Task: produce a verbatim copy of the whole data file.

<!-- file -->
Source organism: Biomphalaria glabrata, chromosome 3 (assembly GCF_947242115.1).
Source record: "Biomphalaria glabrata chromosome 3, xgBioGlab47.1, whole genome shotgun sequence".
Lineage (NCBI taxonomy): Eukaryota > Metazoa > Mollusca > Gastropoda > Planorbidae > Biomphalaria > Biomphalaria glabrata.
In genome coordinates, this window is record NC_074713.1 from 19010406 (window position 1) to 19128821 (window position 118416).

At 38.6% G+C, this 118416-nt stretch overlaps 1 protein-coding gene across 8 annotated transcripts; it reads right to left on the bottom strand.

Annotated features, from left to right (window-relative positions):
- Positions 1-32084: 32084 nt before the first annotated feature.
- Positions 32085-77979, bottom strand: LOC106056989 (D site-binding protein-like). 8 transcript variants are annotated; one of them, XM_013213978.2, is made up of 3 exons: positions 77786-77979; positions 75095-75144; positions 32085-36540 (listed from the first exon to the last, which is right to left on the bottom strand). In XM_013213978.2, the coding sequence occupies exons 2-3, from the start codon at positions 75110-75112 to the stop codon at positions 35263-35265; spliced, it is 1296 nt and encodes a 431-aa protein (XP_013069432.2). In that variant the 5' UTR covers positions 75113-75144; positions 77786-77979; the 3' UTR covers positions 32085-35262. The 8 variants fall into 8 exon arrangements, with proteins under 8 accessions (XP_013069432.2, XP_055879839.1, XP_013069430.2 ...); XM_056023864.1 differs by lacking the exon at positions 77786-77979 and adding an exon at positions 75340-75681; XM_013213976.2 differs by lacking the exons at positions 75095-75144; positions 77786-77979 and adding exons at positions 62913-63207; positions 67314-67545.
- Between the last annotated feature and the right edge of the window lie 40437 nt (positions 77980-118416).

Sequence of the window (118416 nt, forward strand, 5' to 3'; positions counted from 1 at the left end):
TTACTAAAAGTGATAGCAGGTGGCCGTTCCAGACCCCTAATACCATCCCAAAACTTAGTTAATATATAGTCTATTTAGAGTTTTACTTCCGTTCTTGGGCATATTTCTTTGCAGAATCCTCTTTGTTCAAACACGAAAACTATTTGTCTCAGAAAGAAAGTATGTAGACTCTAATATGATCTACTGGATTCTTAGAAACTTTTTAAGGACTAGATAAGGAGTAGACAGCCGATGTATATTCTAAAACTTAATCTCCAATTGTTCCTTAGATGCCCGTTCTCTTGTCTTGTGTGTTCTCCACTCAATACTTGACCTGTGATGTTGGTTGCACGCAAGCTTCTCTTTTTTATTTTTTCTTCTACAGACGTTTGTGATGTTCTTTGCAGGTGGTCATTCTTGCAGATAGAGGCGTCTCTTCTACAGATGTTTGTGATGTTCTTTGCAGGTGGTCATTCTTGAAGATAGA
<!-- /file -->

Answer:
Source organism: Biomphalaria glabrata, chromosome 3 (assembly GCF_947242115.1).
Source record: "Biomphalaria glabrata chromosome 3, xgBioGlab47.1, whole genome shotgun sequence".
Lineage (NCBI taxonomy): Eukaryota > Metazoa > Mollusca > Gastropoda > Planorbidae > Biomphalaria > Biomphalaria glabrata.
In genome coordinates, this window is record NC_074713.1 from 19010406 (window position 1) to 19128821 (window position 118416).

At 38.6% G+C, this 118416-nt stretch overlaps 1 protein-coding gene across 8 annotated transcripts; it reads right to left on the bottom strand.

Annotated features, from left to right (window-relative positions):
- Positions 1-32084: 32084 nt before the first annotated feature.
- Positions 32085-77979, bottom strand: LOC106056989 (D site-binding protein-like). 8 transcript variants are annotated; one of them, XM_013213978.2, is made up of 3 exons: positions 77786-77979; positions 75095-75144; positions 32085-36540 (listed from the first exon to the last, which is right to left on the bottom strand). In XM_013213978.2, the coding sequence occupies exons 2-3, from the start codon at positions 75110-75112 to the stop codon at positions 35263-35265; spliced, it is 1296 nt and encodes a 431-aa protein (XP_013069432.2). In that variant the 5' UTR covers positions 75113-75144; positions 77786-77979; the 3' UTR covers positions 32085-35262. The 8 variants fall into 8 exon arrangements, with proteins under 8 accessions (XP_013069432.2, XP_055879839.1, XP_013069430.2 ...); XM_056023864.1 differs by lacking the exon at positions 77786-77979 and adding an exon at positions 75340-75681; XM_013213976.2 differs by lacking the exons at positions 75095-75144; positions 77786-77979 and adding exons at positions 62913-63207; positions 67314-67545.
- Between the last annotated feature and the right edge of the window lie 40437 nt (positions 77980-118416).

Sequence of the window (118416 nt, forward strand, 5' to 3'; positions counted from 1 at the left end):
TTACTAAAAGTGATAGCAGGTGGCCGTTCCAGACCCCTAATACCATCCCAAAACTTAGTTAATATATAGTCTATTTAGAGTTTTACTTCCGTTCTTGGGCATATTTCTTTGCAGAATCCTCTTTGTTCAAACACGAAAACTATTTGTCTCAGAAAGAAAGTATGTAGACTCTAATATGATCTACTGGATTCTTAGAAACTTTTTAAGGACTAGATAAGGAGTAGACAGCCGATGTATATTCTAAAACTTAATCTCCAATTGTTCCTTAGATGCCCGTTCTCTTGTCTTGTGTGTTCTCCACTCAATACTTGACCTGTGATGTTGGTTGCACGCAAGCTTCTCTTTTTTATTTTTTCTTCTACAGACGTTTGTGATGTTCTTTGCAGGTGGTCATTCTTGCAGATAGAGGCGTCTCTTCTACAGATGTTTGTGATGTTCTTTGCAGGTGGTCATTCTTGAAGATAGA